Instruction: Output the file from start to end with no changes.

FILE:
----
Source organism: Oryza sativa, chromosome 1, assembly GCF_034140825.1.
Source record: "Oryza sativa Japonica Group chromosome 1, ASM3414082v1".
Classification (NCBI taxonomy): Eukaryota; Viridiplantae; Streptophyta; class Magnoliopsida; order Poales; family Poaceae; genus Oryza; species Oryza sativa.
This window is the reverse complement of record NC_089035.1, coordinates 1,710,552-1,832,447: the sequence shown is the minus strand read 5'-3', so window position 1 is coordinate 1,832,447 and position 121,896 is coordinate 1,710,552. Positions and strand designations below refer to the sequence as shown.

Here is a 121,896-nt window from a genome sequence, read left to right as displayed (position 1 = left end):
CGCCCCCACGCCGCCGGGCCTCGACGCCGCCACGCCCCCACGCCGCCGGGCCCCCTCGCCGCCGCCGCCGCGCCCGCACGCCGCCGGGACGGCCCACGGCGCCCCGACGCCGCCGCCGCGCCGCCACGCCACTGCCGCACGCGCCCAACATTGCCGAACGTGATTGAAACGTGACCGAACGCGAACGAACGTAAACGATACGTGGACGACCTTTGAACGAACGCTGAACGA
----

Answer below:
Source organism: Oryza sativa, chromosome 1, assembly GCF_034140825.1.
Source record: "Oryza sativa Japonica Group chromosome 1, ASM3414082v1".
Classification (NCBI taxonomy): Eukaryota; Viridiplantae; Streptophyta; class Magnoliopsida; order Poales; family Poaceae; genus Oryza; species Oryza sativa.
This window is the reverse complement of record NC_089035.1, coordinates 1,710,552-1,832,447: the sequence shown is the minus strand read 5'-3', so window position 1 is coordinate 1,832,447 and position 121,896 is coordinate 1,710,552. Positions and strand designations below refer to the sequence as shown.

Here is a 121,896-nt window from a genome sequence, read left to right as displayed (position 1 = left end):
CGCCCCCACGCCGCCGGGCCTCGACGCCGCCACGCCCCCACGCCGCCGGGCCCCCTCGCCGCCGCCGCCGCGCCCGCACGCCGCCGGGACGGCCCACGGCGCCCCGACGCCGCCGCCGCGCCGCCACGCCACTGCCGCACGCGCCCAACATTGCCGAACGTGATTGAAACGTGACCGAACGCGAACGAACGTAAACGATACGTGGACGACCTTTGAACGAACGCTGAACGA